Life in Community: Everyone is Broken


During our small group meeting a gentleman shared about his recent journey to the Philippines and the life changing experiences he had there.  One of the most powerful truths he saw during his visit was the importance and influence of community.  It reminded me of some blog posts I did about two years ago on living life in community and so I submit them again for your perusal.  I will be posting the series again over the next two weeks while I am working on a set of posts about Acts.  I hope that this series is a blessing to you.

Everyone who believes has God’s approval through faith in Jesus Christ. There is no difference between people.  Because all people have sinned, they have fallen short of God’s glory.
Romans 3:22-23 (GW)

“If you have any encouragement from being united with Christ, if any comfort from his love, if any fellowship with the Spirit, if any tenderness and compassion, then make my joy complete by being like-minded, having the same love, being one in spirit and purpose. Do nothing out of selfish ambition or vain conceit, but in humility consider others better than yourselves. Each of you should look not only to your own interests, but also to the interests of others.” (Philippians 2:1-4 NIV)

My daughter asked me one day why people do bad things and I quickly replied, “Some people are just bad.”  It was a lazy answer, certainly wrong and dreadfully insensitive, but in the moment it satisfied the ponderings of a seven-year-old little girl.  Fortunately the Holy Spirit wouldn’t let me get away with such bad theology – and bad parenting – and kept bringing me back to her question.  Why do people do bad things?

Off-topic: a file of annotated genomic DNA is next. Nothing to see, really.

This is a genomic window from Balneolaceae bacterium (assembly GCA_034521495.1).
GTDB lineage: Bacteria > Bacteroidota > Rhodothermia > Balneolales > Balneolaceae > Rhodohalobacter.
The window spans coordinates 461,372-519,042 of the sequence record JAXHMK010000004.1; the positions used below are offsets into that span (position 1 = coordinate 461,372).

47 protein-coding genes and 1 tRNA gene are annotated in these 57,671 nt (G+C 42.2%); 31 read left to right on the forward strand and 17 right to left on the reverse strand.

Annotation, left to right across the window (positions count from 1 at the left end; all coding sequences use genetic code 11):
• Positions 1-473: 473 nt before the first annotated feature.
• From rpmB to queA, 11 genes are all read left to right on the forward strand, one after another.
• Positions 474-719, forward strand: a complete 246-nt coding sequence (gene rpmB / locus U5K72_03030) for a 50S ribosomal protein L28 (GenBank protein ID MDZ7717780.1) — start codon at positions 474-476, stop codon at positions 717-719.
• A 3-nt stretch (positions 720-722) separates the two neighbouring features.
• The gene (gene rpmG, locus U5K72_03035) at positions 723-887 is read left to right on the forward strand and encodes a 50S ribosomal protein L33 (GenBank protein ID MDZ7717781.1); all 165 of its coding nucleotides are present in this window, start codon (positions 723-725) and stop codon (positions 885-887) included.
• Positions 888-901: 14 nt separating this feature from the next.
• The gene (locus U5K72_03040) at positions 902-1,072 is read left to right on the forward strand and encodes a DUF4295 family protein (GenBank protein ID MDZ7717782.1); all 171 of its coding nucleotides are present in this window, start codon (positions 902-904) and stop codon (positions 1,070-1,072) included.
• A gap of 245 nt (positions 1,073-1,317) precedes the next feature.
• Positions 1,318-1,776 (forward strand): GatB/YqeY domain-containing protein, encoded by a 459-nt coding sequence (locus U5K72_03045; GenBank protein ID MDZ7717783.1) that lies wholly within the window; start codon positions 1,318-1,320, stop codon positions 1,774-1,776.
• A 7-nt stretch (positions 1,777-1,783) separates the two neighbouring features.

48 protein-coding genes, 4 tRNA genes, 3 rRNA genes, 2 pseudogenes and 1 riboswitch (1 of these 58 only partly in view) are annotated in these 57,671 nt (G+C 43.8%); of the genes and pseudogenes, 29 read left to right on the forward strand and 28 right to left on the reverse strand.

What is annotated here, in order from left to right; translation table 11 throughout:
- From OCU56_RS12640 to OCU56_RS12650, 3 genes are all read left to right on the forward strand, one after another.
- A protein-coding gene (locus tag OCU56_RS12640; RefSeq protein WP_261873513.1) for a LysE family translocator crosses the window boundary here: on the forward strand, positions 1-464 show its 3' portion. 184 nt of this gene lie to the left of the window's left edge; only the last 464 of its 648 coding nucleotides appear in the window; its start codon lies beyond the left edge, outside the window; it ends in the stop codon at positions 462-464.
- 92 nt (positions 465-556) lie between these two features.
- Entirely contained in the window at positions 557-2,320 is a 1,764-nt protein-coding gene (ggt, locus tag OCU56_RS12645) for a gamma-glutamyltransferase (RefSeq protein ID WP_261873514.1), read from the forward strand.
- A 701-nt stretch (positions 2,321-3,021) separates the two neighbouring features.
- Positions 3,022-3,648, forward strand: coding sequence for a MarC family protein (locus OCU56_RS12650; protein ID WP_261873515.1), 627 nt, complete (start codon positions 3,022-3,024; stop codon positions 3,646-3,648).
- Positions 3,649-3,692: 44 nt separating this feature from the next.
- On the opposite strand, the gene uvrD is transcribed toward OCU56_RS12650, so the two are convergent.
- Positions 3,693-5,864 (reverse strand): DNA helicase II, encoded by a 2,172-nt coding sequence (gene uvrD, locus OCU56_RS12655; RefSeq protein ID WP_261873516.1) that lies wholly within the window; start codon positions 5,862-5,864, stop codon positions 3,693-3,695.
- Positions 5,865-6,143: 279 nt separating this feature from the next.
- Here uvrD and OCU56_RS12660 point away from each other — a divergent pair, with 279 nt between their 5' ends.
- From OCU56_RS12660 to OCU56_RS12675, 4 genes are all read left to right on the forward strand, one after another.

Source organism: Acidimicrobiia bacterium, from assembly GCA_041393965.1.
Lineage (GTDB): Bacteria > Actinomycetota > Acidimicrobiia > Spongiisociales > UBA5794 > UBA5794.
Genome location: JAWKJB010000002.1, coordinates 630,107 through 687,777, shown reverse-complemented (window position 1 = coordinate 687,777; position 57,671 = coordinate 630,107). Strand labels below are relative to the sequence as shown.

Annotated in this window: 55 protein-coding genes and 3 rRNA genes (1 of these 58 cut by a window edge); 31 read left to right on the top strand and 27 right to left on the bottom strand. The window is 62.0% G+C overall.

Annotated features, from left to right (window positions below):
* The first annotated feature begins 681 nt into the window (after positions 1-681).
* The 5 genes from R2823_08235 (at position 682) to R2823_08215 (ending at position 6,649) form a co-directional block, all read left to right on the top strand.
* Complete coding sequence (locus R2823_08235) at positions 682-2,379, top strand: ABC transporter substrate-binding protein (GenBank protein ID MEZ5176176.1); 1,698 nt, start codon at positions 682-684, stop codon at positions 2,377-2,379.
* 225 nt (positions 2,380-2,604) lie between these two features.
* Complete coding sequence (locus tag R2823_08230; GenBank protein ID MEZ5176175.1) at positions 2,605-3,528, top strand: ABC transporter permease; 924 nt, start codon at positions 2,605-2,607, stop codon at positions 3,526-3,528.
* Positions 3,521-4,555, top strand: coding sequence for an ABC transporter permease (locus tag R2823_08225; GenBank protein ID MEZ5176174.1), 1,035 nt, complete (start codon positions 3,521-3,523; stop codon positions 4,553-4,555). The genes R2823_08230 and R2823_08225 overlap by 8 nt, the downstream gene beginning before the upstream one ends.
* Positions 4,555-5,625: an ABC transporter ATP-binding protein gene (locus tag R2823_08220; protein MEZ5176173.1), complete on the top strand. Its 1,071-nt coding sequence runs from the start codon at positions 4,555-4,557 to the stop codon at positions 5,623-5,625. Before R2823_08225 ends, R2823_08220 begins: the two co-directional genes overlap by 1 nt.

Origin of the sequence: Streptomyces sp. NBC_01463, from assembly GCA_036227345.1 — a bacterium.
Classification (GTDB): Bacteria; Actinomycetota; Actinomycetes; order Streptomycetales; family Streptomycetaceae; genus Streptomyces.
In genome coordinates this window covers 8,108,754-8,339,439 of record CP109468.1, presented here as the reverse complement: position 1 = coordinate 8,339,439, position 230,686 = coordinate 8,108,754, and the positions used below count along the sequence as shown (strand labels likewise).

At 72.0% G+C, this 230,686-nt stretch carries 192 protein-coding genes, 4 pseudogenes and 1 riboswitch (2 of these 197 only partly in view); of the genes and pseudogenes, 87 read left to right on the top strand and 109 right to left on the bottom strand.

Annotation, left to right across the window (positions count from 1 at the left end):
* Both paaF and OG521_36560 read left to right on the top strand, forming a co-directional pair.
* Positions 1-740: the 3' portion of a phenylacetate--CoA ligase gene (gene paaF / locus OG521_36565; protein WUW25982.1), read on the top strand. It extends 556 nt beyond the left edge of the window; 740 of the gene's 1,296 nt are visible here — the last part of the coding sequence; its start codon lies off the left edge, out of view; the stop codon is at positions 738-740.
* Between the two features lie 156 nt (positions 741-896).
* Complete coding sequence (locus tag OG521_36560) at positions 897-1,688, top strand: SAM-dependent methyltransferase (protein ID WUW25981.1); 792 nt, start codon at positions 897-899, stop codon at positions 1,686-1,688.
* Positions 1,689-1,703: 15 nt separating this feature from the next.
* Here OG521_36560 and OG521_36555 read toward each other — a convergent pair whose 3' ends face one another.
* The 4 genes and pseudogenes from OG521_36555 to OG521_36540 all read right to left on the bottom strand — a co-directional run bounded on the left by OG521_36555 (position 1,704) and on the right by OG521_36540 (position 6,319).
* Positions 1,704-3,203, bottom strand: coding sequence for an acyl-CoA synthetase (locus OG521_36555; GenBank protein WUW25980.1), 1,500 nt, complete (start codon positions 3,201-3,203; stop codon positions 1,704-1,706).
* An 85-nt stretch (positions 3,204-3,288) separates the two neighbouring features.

I came across the passage in Philippians 2 one day soon after the conversation with my daughter (it is one of my favorites), and the words jumped out at me.  Obviously my view of “bad” people was not in line with what Jesus desired of me, especially in light of Paul’s words in Romans 3.  Somewhere I had let a false perception creep into my thinking and it had skewed how I thought of others.  The devastating realization was that I had in essence told my little girl she was a bad person.

I have always enjoyed the writings of C.S. Lewis and his essay, “The Weight of Glory” is one I need to return to from time to time.

“It is a serious thing to live in a society of possible gods and goddesses, to remember that the dullest and most uninteresting person you talk to may one day be a creature which, if you saw it now, you would be strongly tempted to worship, or else a horror and a corruption such as you now meet, if at all, only in a nightmare.”

It is very easy to lump people into categories and affix our labels and go about our lives in the comfort of our well-organized world.  However, if we are looking for a better life, a richer experience of God’s presence, a deeper understanding of His love at work in our lives and the lives of others we will change our perception of what humanity is and what it can be.  When we understand that each of us will either be forever broken or forever made whole, we should be motivated to work toward the one and work against the other.  Instead we think we are okay because of how bad someone else is or because we are good at hiding our own brokenness.

After reflecting on these passages, I had to sit down with my daughter and explain that people do bad things because they are broken and that all of us are broken.  It was a simple conversation and a simple explanation, but her education in this area will advance with years.  She needs to know that we are all broken, that we all do bad things, and that it is the love of God that heals us and makes us whole; that in loving Him we find the grace and mercy to love ourselves and others because His love is greater than our own.  She will need to know that brokenness is not an excuse for our transgressions.  I will need to teach her that humility is the key to loving other people in the midst of their brokenness.  I will try to show her that it is a far great thing to be better for the sake of others than it is to be better than others.  I will try to show her what it looks like to move toward wholeness so she will know her way along the journey.